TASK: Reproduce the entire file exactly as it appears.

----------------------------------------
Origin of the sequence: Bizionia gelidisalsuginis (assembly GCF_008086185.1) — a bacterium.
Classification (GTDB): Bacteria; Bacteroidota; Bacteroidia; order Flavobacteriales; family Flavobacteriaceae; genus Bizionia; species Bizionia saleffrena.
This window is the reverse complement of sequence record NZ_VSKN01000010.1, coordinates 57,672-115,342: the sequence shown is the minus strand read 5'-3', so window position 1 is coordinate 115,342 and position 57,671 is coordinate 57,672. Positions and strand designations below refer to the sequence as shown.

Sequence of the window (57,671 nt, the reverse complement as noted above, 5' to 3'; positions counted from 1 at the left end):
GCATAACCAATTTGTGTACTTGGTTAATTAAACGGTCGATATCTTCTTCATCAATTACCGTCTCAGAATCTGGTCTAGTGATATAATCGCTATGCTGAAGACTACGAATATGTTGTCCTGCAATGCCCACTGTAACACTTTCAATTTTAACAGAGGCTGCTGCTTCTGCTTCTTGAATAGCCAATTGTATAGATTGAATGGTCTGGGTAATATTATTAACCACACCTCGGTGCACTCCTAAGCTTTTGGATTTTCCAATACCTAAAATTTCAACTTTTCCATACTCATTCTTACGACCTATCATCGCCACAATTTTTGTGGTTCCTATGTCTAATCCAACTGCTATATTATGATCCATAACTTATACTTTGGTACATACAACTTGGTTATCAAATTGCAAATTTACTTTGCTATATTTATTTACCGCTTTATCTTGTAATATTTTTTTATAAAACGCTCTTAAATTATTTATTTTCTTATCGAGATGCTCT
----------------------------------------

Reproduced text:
Origin of the sequence: Bizionia gelidisalsuginis (assembly GCF_008086185.1) — a bacterium.
Classification (GTDB): Bacteria; Bacteroidota; Bacteroidia; order Flavobacteriales; family Flavobacteriaceae; genus Bizionia; species Bizionia saleffrena.
This window is the reverse complement of sequence record NZ_VSKN01000010.1, coordinates 57,672-115,342: the sequence shown is the minus strand read 5'-3', so window position 1 is coordinate 115,342 and position 57,671 is coordinate 57,672. Positions and strand designations below refer to the sequence as shown.

Sequence of the window (57,671 nt, the reverse complement as noted above, 5' to 3'; positions counted from 1 at the left end):
GCATAACCAATTTGTGTACTTGGTTAATTAAACGGTCGATATCTTCTTCATCAATTACCGTCTCAGAATCTGGTCTAGTGATATAATCGCTATGCTGAAGACTACGAATATGTTGTCCTGCAATGCCCACTGTAACACTTTCAATTTTAACAGAGGCTGCTGCTTCTGCTTCTTGAATAGCCAATTGTATAGATTGAATGGTCTGGGTAATATTATTAACCACACCTCGGTGCACTCCTAAGCTTTTGGATTTTCCAATACCTAAAATTTCAACTTTTCCATACTCATTCTTACGACCTATCATCGCCACAATTTTTGTGGTTCCTATGTCTAATCCAACTGCTATATTATGATCCATAACTTATACTTTGGTACATACAACTTGGTTATCAAATTGCAAATTTACTTTGCTATATTTATTTACCGCTTTATCTTGTAATATTTTTTTATAAAACGCTCTTAAATTATTTATTTTCTTATCGAGATGCTCT